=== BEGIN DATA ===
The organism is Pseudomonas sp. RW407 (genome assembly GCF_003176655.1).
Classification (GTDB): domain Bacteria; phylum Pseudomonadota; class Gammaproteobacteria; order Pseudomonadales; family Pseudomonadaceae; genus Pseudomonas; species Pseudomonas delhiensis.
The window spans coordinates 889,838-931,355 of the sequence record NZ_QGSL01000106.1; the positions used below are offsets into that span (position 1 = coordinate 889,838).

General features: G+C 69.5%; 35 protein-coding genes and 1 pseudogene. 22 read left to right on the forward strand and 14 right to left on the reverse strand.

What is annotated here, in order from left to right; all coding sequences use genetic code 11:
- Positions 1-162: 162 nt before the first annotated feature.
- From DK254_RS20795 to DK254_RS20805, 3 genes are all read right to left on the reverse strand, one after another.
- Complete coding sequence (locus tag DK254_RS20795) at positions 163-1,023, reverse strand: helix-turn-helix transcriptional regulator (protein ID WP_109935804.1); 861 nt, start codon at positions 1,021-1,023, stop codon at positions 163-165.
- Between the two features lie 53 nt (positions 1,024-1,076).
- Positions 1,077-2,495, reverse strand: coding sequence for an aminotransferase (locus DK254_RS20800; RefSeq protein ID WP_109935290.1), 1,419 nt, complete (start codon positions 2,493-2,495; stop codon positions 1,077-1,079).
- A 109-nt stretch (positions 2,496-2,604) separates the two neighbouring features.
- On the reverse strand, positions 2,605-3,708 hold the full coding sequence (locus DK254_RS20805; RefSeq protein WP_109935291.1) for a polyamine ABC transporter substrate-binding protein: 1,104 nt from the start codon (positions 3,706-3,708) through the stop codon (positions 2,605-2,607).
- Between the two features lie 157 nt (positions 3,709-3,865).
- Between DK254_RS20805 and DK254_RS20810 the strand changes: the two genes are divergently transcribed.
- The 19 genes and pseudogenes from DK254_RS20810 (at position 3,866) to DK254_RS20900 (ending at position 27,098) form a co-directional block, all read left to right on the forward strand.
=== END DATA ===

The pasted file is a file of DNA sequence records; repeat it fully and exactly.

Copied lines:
The organism is Pseudomonas sp. RW407 (genome assembly GCF_003176655.1).
Classification (GTDB): domain Bacteria; phylum Pseudomonadota; class Gammaproteobacteria; order Pseudomonadales; family Pseudomonadaceae; genus Pseudomonas; species Pseudomonas delhiensis.
The window spans coordinates 889,838-931,355 of the sequence record NZ_QGSL01000106.1; the positions used below are offsets into that span (position 1 = coordinate 889,838).

General features: G+C 69.5%; 35 protein-coding genes and 1 pseudogene. 22 read left to right on the forward strand and 14 right to left on the reverse strand.

What is annotated here, in order from left to right; all coding sequences use genetic code 11:
- Positions 1-162: 162 nt before the first annotated feature.
- From DK254_RS20795 to DK254_RS20805, 3 genes are all read right to left on the reverse strand, one after another.
- Complete coding sequence (locus tag DK254_RS20795) at positions 163-1,023, reverse strand: helix-turn-helix transcriptional regulator (protein ID WP_109935804.1); 861 nt, start codon at positions 1,021-1,023, stop codon at positions 163-165.
- Between the two features lie 53 nt (positions 1,024-1,076).
- Positions 1,077-2,495, reverse strand: coding sequence for an aminotransferase (locus DK254_RS20800; RefSeq protein ID WP_109935290.1), 1,419 nt, complete (start codon positions 2,493-2,495; stop codon positions 1,077-1,079).
- A 109-nt stretch (positions 2,496-2,604) separates the two neighbouring features.
- On the reverse strand, positions 2,605-3,708 hold the full coding sequence (locus DK254_RS20805; RefSeq protein WP_109935291.1) for a polyamine ABC transporter substrate-binding protein: 1,104 nt from the start codon (positions 3,706-3,708) through the stop codon (positions 2,605-2,607).
- Between the two features lie 157 nt (positions 3,709-3,865).
- Between DK254_RS20805 and DK254_RS20810 the strand changes: the two genes are divergently transcribed.
- The 19 genes and pseudogenes from DK254_RS20810 (at position 3,866) to DK254_RS20900 (ending at position 27,098) form a co-directional block, all read left to right on the forward strand.